Move for Mind
Every January Mind launches their ‘Move for Mind’ in January programme – 31 minutes of exercise each day for 31 days. You can join the programme and raise sponsorship to support better mental health. But lets think about exercise all year long and the benefits for your mental health and well-being.
There are many reasons why physical activity is good for your body – having a healthy heart and improving your joints and bones are just two, but did you know that physical activity is also beneficial for your mental health and well-being?
We need to change how we view physical activity in the UK to not see it as something we ‘have to do’, ‘should do’ or ‘ought to do’ for our health. But as something that we do because we value its positive benefits to our well-being.
Being active releases chemicals in your brain that make you feel good – boosting your self-esteem and helping you concentrate as well as sleep well and feel better. Not bad for something many of us can do for free!
Being active doesn’t have to mean taking out an expensive gym membership or running marathons. Finding an activity you enjoy can give you a goal to aim for and a sense of purpose. It can also be a great way to meet people, have a break from daily life and gain confidence.
Other benefits include:
less tension, stress and mental fatigue
a natural energy boost
a sense of achievement
more focus and motivation
feeling less angry or frustrated
a healthy appetite
It’s even better if you’re able to get active outdoors. Research shows that being in nature can make us feel happier, feel our lives are more worthwhile, and reduce our levels of depression and anxiety. Nature doesn’t have to mean forests or national parks either: walking to a local common, visiting a friend’s garden or simply noticing trees and flowers planted by the roadside can boost your mental well-being.
How active do I need to be?
Any amount of physical activity is better than none. Finding an activity you like and are able to do regularly is more important than pushing yourself to do something you don’t enjoy. You could try brisk walking, mowing the lawn, dancing, swimming, following an exercise video or online class, trying a new sport or anything that gets your body moving.
Government guidelines suggest adults aim to do 150 minutes of moderate activity a week or 75 minutes of vigorous activity a week. The NHS website has different examples of activities you could try as well as free online exercise videos. This might sound like a lot, but don’t be put off if you don’t feel you can manage this now. Start small and build up slowly if you don’t do much physical activity.
The guidelines also suggest doing strength-building exercises at least two days a week. This could be yoga, pilates, weight lifting, wheeling a wheelchair, or carrying heavy shopping bags. Strength-building exercises also builds muscle, with boosts your metabolism.
Things to consider before getting started
If you have a mental health condition, there may be factors that affect the amount or type of physical activity you can do. Here are some things you may need to consider.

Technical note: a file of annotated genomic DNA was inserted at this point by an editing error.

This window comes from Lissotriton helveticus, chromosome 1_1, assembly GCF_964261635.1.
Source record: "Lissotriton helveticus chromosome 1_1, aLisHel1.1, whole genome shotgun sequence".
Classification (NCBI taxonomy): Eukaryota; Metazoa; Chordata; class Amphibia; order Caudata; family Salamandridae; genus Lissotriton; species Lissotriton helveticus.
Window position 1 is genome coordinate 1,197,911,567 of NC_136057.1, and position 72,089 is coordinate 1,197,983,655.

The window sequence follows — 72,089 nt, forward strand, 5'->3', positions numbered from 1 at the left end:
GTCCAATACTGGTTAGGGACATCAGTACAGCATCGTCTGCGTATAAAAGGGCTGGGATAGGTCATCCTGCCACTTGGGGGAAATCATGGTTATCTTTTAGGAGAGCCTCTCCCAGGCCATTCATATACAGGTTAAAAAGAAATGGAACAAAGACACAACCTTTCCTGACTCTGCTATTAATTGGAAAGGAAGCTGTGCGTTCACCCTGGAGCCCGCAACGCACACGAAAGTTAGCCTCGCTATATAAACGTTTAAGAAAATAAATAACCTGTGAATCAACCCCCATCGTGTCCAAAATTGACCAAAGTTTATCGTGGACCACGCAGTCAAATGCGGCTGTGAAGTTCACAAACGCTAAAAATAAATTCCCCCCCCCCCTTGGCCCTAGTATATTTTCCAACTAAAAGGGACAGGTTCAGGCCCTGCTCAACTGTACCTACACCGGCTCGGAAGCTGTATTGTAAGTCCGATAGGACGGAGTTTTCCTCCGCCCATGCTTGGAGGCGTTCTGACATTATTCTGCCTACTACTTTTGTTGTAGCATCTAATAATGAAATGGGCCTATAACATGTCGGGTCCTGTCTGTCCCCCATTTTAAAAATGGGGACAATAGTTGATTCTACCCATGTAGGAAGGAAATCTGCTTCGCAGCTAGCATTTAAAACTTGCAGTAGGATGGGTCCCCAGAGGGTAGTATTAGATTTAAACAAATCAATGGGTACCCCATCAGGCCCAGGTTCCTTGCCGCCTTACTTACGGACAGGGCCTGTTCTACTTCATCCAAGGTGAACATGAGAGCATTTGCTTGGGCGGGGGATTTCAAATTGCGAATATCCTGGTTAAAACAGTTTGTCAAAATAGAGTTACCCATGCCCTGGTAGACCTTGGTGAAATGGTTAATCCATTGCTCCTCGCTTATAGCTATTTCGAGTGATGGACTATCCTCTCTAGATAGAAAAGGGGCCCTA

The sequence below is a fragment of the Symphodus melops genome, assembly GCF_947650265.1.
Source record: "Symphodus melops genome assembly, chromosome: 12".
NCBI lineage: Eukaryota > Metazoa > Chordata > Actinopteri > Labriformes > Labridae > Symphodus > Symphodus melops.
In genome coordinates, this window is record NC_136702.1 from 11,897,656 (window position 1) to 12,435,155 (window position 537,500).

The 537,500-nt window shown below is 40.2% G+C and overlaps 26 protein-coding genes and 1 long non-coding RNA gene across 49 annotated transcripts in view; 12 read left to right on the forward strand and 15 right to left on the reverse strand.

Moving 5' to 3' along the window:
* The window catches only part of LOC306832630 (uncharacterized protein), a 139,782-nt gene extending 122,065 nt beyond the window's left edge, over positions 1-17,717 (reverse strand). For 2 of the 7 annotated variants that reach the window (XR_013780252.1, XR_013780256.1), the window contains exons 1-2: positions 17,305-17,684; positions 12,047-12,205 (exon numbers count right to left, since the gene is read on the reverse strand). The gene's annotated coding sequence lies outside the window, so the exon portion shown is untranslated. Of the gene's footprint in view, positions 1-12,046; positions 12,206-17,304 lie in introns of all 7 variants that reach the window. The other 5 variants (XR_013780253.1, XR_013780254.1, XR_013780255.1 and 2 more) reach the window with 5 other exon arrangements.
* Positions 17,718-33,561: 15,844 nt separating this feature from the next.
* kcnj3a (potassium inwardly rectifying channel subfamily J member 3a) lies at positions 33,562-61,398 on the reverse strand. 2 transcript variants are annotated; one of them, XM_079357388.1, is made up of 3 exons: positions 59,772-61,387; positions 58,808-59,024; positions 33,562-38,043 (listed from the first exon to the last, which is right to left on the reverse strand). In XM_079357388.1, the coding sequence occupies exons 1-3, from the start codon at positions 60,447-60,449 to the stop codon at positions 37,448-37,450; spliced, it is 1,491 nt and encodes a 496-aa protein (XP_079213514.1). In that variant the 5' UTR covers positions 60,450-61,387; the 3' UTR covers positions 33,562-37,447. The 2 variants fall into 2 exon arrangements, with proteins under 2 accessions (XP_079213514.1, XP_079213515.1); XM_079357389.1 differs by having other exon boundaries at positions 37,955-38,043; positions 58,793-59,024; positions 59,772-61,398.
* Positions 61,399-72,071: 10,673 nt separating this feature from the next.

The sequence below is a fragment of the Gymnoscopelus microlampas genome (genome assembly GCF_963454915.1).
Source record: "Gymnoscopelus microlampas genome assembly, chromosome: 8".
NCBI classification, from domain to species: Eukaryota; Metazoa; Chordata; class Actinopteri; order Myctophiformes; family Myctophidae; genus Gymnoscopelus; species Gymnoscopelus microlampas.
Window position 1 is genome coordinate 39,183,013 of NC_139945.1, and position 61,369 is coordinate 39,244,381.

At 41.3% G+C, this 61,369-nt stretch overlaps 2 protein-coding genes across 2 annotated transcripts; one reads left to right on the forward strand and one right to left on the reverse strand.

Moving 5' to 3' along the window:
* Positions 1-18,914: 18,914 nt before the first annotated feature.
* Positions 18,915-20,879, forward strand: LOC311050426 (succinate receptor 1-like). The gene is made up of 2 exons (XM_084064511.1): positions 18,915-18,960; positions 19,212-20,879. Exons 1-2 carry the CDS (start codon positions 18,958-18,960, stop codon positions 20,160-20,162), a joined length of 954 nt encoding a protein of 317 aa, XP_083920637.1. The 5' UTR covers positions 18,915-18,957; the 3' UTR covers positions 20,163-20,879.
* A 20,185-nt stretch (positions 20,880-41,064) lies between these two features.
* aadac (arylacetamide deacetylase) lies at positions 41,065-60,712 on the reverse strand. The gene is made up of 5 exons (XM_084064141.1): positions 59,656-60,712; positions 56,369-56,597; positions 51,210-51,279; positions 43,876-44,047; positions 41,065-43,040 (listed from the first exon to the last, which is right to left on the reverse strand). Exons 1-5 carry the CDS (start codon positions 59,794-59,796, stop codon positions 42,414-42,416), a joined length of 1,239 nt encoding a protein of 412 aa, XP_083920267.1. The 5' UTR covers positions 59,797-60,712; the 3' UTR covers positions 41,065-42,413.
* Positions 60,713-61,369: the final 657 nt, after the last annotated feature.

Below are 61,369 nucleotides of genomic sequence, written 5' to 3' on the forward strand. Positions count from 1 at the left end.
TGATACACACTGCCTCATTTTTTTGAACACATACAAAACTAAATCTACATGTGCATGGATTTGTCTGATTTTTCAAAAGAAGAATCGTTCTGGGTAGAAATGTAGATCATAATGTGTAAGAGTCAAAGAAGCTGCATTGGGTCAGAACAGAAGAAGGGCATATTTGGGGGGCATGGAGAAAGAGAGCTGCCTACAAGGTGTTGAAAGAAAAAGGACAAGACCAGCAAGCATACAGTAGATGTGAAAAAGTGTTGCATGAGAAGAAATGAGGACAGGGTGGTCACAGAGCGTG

I take regular medication
Certain medications can affect the exercise you can do. For example, taking beta-blockers will mean your heart works harder when exercising, so you may need to adjust the type or amount of exercise you do. If you take lithium, losing fluid from your body through sweating can increase the concentration of lithium in your blood to a harmful level. Talk to your doctor before you start exercising or if you change your medication.
My medication and/or mental health condition makes me feel tired and lethargic
Work with your body and your mood. For example, if you know your medication makes you feel tired in the mornings, plan to get active later in the day. If you feel unmotivated all day, try just going for a walk. Even a short walk can clear your mind and boost your energy level. If there are times when you just don’t have the motivation or energy to exercise, be kind to yourself. It’s ok to slow down, do less or take a break. Do what you can, when you can.
I have/am recovering from an eating disorder
While exercise can be a positive part of recovery, some people with an eating disorder find they are over-exercising. Talk to your GP before starting to get active.
I have anxiety or experience panic attacks
How you feel when you get active – breathless, hot, sweaty, a fast heart rate – can feel similar to the symptoms of anxiety or panic attacks. This can be distressing and may then cause a panic attack or increased anxiety.
If this happens to you, try a lower-impact activity such as yoga or pilates. When this feels ok, build up the intensity slowly and notice the difference between the effects of physical activity and a panic attack. Exercising with someone else may help you feel reassured that help is available if you feel anxious.
This month I am also starting MHFA ‘Check-in’ sessions. These 45 minute sessions are £45pp. These support sessions for MHFAiders will provide support, guidance and opportunities to provide knowledge, insights and best practice.
To book in for a ‘check-in’ session or to enquire about a group session contact us at Sanitas Hub.
For further inquiries, company group training or mental health consultancy please do not hesitate to get in touch at firstname.lastname@example.org